By MWB Desk
Friendship Colours of the Chars takes the most authentic Jamdani weaves from the remotest regions of Bangladesh to its upscale ateliers in Dhaka and in Luxembourg
Friendship Colours of the Chars is the first sustainable/slow fashion brand of Bangladesh. It is a concern of the NGO Friendship, which operates in the most inaccessible chars (riverine islands) and the coastal belt of Bangladesh to empower people through sustainable approaches. One such initiative was providing up-skilling opportunities to women from the remote riverine islands, in weaving and crafts. The retail outlet is thus a celebration of what marginalized women in chars can do when simply given the opportunity.
“With the brand, come the people. And, so, it’s these marginalised communities that I want to be recognised worldwide. I want people to see that just because they are poor and uneducated, it doesn’t mean that they cannot produce something coveted by international markets.”
Runa Khan, Founder, Friendship
What makes the truest difference between other commercially produced handloom fabrics and how Colours makes their products, particularly when it comes to fabrics. Only traditional techniques of weaving (handlooms), dyeing, printing and embroidery are used. All materials used are pure cotton and silk. Most of all, the colors applied are natural or Azo-free dyes. Hence all the yarn and dyes used are biodegradable.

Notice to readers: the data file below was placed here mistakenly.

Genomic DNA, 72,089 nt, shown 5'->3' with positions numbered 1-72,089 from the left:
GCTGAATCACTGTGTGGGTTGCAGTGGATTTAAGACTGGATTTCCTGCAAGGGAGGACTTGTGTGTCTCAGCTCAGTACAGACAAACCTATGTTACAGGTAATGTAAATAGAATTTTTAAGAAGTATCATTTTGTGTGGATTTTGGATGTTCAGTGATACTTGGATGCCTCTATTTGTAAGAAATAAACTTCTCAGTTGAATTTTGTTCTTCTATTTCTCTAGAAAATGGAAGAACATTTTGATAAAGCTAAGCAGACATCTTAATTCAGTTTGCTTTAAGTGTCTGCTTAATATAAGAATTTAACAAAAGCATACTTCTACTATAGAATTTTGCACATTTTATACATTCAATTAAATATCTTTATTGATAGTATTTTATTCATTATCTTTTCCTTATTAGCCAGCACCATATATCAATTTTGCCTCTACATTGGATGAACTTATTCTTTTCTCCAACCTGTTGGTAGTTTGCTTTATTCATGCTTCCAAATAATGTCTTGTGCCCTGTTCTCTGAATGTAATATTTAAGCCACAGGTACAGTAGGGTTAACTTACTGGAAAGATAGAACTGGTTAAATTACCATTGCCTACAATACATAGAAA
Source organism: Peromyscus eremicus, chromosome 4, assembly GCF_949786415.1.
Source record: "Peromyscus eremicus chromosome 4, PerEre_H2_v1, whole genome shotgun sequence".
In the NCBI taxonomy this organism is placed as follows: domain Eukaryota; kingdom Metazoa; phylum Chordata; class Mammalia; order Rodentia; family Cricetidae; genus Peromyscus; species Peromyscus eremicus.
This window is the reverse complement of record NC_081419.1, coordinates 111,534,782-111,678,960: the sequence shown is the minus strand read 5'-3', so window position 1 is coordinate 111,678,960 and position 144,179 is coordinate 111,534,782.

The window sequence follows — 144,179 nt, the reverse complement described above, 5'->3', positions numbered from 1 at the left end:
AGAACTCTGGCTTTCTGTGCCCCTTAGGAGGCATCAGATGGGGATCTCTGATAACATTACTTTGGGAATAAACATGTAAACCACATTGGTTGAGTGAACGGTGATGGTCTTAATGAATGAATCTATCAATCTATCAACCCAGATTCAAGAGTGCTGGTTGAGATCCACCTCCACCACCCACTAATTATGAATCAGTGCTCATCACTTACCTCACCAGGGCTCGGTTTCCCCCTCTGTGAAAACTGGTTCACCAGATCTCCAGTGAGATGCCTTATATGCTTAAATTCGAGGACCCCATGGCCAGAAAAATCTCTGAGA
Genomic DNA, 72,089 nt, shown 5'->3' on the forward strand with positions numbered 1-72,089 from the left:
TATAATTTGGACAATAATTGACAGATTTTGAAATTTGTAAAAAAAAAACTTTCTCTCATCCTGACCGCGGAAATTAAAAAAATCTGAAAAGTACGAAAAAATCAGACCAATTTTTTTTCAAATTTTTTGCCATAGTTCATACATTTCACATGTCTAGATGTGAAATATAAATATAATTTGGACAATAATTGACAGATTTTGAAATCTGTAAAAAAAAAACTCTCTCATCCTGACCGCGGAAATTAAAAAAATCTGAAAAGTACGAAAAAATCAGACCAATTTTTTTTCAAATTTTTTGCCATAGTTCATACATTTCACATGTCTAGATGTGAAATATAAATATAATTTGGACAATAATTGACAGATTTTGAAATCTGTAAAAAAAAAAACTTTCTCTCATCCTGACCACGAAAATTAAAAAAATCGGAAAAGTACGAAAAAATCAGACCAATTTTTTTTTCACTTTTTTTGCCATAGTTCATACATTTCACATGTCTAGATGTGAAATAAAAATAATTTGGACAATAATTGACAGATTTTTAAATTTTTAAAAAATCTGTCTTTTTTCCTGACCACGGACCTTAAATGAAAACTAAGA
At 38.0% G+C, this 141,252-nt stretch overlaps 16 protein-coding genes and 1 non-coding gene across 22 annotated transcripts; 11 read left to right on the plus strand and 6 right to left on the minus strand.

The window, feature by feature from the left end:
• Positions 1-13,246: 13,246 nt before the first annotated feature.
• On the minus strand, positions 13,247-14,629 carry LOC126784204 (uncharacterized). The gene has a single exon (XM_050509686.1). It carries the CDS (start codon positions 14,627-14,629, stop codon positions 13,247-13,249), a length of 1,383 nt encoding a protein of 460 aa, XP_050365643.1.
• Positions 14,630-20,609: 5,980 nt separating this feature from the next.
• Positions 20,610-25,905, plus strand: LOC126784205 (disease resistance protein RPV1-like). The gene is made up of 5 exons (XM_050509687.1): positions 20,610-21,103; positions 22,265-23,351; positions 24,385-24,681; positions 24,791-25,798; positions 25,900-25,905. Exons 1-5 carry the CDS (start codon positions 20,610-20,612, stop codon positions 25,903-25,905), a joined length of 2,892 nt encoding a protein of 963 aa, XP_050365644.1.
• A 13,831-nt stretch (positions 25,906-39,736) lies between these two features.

“Our fabrics are of which you would enjoy, as our beautiful weavers enjoy creating” says Nazra Mahjabeen Sabet, Assistant Director, Nodi Ltd, an enterprise of Friendship.
“We are one of the very few organizations patronizing the jamdani weavers in the truest sense of upholding heritage. Jamdani is a UNESCO declared Heritage with the motifs being documented. What makes our jamdanis stand out are, all our jamdani sarees are created by combining these exact documented motifs using the purest quality cotton yarn and natural dye” adds Alvin Colin Furtado, Deputy General Manager, Nodi Ltd.
The word ‘Jamdani’ in itself is a derivative of the Persian words ‘jam’ meaning flower, and ‘dani’, meaning ‘vase’. The weaving process is usually a time consuming one and the final product features motifs of flowers and different figures.